14 MARCH 1998, Page 63


Q. The p.v. pronunciation of laundry is surely larndry, not landry. Leyburn, N. Yorks A. I stand corrected.

Q. A.D. Sopwith, the great senior history master at Latymer Upper School, used to tell his pupils that a garage was where one kept one's car and a garridge was where one had it repaired. MN., London W11 A. Thank you for sharing this joke with fel- low readers.

Q. Normal p.v. pronunciation: primrally, voluntrally, temprally. The most promi- nent and laboured mispronouncer is the BBC.

Appledore, Kent A. This is why it is now referred to as the BBPC.

Q. May I offer crone (long o's which have shortened), Cuvent Garden, Cuventry (short o's which have lengthened), Marsayles (Anglicised foreign names which have de- Anglicised)?


Dear Mary. . .

A. Thank you. Other Euro-p.v.'s include Lions, Mentony and Leghorn.

Q. Pomfret (as in racing at).

ML., Bradfield, Berks A. Indeed.

Q. Permit me to offer another example of p.v. pronunciation: sex. This is, of course, a reference to receptacles used for the stor- age of garbaage (sic) in the better parts of Edinburgh.

Glasgow A. Thank you for contributing.

Q. When friends come here to stay, they often are kind enough to bring presents of wine, liqueurs or spirits, which obviously have been chosen with great care. But two years ago my doctor put me on the wagon for life, with great benefit for my health, and I am obeying that order rigidly. If, after profuse and sincere thanks, I return the gift suggesting that it is given to another host, my answer is accepted as an affront. If I suggest that I will keep it for other special guests the answer is accept- ed frigidly. Because I am a widower and I do not have a partner (if that is the cor- rect definition?), I cannot say that anyhow she will enjoy it and that I will be delight- ed to watch her do so. Please do not give the obvious reply that I should try and find a second wife or 'partner' to live here. I am 77 years old. What answer do you suggest?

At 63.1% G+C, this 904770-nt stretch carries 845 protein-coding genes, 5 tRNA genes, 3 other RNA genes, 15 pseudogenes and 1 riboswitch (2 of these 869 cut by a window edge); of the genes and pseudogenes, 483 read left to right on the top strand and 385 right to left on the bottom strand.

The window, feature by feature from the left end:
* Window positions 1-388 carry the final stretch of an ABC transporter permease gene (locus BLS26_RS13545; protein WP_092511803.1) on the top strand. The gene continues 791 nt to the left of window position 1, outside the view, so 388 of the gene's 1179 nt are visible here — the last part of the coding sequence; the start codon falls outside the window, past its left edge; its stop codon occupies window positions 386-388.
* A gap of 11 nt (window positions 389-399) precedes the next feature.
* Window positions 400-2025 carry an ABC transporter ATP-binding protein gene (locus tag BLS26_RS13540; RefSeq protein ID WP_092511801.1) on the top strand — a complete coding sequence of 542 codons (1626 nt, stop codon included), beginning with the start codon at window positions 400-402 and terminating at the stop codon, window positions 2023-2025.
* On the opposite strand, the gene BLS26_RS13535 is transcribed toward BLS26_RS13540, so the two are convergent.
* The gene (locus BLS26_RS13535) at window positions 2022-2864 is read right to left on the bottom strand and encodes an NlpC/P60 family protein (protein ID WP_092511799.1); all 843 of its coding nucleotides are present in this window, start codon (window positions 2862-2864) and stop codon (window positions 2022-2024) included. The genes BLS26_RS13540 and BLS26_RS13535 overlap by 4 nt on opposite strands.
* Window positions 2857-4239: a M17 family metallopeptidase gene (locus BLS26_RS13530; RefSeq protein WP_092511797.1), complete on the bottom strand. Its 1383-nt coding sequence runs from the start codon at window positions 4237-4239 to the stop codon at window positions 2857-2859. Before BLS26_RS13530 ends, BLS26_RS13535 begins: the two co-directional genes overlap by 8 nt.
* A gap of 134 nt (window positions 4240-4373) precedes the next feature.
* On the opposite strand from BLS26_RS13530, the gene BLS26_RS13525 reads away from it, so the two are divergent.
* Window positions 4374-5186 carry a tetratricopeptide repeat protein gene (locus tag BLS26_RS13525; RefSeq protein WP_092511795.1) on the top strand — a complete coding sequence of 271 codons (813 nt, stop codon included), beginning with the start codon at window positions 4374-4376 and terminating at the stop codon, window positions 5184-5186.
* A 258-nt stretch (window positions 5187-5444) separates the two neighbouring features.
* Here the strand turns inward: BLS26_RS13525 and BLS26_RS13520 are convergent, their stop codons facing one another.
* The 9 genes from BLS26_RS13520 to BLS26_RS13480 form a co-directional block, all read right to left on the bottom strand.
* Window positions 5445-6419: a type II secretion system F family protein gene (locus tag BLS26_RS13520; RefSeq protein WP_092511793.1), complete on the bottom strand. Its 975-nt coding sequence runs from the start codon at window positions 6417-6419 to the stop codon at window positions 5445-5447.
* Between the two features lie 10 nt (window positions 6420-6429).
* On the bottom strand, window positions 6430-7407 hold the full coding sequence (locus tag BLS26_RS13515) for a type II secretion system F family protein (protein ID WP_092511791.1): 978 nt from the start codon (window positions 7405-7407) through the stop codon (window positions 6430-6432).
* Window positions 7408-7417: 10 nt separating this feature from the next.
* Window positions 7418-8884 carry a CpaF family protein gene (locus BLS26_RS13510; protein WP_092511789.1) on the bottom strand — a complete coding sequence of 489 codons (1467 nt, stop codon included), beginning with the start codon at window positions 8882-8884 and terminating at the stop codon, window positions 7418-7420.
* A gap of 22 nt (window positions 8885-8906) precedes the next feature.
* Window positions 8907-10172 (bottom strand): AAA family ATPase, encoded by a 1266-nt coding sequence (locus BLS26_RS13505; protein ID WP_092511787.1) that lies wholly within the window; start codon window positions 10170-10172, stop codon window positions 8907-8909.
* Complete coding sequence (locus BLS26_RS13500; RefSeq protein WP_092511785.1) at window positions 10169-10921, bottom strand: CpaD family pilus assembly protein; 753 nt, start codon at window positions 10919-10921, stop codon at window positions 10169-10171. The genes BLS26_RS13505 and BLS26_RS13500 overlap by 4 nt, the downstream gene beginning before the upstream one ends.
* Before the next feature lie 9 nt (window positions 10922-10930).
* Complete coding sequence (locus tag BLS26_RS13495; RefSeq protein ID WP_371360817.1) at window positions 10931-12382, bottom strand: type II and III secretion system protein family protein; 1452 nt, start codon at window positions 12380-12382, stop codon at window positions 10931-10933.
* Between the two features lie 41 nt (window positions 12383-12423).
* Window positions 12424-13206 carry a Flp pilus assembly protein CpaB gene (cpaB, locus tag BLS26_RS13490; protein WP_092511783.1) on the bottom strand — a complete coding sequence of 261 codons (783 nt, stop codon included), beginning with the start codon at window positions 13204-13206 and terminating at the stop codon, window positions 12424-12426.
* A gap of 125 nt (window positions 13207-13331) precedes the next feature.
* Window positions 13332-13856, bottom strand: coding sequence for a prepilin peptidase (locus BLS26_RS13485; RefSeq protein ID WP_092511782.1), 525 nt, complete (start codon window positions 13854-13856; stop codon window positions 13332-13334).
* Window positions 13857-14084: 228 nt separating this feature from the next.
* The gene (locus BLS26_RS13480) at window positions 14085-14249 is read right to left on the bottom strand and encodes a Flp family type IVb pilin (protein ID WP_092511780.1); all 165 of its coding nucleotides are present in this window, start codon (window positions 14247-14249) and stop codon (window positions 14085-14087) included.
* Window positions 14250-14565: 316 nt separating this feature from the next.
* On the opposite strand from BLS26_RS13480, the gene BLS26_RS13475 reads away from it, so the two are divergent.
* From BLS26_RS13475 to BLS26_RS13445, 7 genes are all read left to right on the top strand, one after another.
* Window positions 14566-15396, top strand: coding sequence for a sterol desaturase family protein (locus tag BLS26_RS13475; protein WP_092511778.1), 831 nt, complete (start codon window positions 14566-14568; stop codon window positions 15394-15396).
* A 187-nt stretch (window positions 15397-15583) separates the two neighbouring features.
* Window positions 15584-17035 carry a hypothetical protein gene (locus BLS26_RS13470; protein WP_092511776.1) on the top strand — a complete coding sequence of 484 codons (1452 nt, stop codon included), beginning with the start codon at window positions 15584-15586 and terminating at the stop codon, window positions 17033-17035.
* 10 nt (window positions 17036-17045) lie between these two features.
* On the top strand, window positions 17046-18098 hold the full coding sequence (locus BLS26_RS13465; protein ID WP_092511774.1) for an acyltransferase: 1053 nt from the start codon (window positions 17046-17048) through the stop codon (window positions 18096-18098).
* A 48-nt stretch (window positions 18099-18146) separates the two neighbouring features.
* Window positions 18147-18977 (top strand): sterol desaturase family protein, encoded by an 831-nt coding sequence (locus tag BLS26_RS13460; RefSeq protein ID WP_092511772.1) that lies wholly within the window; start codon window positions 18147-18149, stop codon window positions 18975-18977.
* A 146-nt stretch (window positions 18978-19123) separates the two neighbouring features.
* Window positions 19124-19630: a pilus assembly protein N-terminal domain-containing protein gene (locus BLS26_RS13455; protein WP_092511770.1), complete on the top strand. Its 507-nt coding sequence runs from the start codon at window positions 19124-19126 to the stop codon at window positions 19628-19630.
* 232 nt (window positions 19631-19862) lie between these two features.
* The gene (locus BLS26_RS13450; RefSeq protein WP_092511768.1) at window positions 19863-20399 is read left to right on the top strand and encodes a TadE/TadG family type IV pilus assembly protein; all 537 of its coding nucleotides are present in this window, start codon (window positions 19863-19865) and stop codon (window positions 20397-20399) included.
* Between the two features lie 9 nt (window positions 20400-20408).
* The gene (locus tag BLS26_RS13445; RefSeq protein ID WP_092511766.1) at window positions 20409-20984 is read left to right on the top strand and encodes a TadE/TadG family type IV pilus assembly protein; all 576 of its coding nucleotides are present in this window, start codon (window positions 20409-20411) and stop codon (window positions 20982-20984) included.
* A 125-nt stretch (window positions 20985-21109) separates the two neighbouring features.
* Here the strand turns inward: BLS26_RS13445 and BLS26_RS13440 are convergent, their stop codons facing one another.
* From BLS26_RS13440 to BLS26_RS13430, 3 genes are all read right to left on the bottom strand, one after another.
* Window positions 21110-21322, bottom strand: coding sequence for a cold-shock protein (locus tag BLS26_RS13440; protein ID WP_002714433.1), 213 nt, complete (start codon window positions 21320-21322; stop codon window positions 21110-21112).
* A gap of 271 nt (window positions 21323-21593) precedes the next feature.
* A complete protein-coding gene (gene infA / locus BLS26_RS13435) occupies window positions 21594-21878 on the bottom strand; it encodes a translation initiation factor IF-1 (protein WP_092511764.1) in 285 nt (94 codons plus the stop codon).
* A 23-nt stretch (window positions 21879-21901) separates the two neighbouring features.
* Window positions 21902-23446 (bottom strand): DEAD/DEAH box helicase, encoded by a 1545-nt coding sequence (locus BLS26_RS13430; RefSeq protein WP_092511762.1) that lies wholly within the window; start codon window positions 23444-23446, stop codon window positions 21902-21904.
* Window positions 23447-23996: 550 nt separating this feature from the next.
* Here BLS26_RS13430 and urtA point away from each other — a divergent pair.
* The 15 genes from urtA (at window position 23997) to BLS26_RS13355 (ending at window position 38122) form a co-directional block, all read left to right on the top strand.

P. S., Cornwall A. I certainly do not advise you to follow the example of the militant teetotaller, Rosalind Countess of Carlisle, who had the entire contents of the Castle Howard wine cellar poured into a stream (incidentally, the wine had gone off anyway). Far better to take advantage of this embarras de richesse by running the most popular tombola at your local fate. Your conscience will be clear and your popularity in the neighbourhood will rocket.